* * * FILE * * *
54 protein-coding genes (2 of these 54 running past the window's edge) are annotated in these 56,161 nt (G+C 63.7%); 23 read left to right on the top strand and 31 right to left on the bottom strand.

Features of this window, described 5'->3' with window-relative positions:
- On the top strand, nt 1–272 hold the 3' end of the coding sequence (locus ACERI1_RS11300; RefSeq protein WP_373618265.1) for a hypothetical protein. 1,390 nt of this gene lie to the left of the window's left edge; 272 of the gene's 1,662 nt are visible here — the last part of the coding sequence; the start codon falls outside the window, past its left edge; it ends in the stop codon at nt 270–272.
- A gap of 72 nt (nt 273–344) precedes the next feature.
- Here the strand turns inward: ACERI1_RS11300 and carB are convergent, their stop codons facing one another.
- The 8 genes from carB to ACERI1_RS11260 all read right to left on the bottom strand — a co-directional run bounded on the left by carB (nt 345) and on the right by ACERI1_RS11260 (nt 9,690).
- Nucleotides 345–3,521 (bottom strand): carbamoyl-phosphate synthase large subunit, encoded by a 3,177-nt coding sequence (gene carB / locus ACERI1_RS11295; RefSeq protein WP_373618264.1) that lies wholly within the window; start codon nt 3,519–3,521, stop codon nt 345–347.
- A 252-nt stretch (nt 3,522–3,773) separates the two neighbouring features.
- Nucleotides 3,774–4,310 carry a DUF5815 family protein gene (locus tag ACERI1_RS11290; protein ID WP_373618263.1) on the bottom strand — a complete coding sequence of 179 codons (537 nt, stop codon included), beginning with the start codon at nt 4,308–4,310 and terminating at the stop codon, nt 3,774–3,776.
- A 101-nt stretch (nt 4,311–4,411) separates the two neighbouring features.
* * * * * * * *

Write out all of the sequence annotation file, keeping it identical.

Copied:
54 protein-coding genes (2 of these 54 running past the window's edge) are annotated in these 56,161 nt (G+C 63.7%); 23 read left to right on the top strand and 31 right to left on the bottom strand.

Features of this window, described 5'->3' with window-relative positions:
- On the top strand, nt 1–272 hold the 3' end of the coding sequence (locus ACERI1_RS11300; RefSeq protein WP_373618265.1) for a hypothetical protein. 1,390 nt of this gene lie to the left of the window's left edge; 272 of the gene's 1,662 nt are visible here — the last part of the coding sequence; the start codon falls outside the window, past its left edge; it ends in the stop codon at nt 270–272.
- A gap of 72 nt (nt 273–344) precedes the next feature.
- Here the strand turns inward: ACERI1_RS11300 and carB are convergent, their stop codons facing one another.
- The 8 genes from carB to ACERI1_RS11260 all read right to left on the bottom strand — a co-directional run bounded on the left by carB (nt 345) and on the right by ACERI1_RS11260 (nt 9,690).
- Nucleotides 345–3,521 (bottom strand): carbamoyl-phosphate synthase large subunit, encoded by a 3,177-nt coding sequence (gene carB / locus ACERI1_RS11295; RefSeq protein WP_373618264.1) that lies wholly within the window; start codon nt 3,519–3,521, stop codon nt 345–347.
- A 252-nt stretch (nt 3,522–3,773) separates the two neighbouring features.
- Nucleotides 3,774–4,310 carry a DUF5815 family protein gene (locus tag ACERI1_RS11290; protein ID WP_373618263.1) on the bottom strand — a complete coding sequence of 179 codons (537 nt, stop codon included), beginning with the start codon at nt 4,308–4,310 and terminating at the stop codon, nt 3,774–3,776.
- A 101-nt stretch (nt 4,311–4,411) separates the two neighbouring features.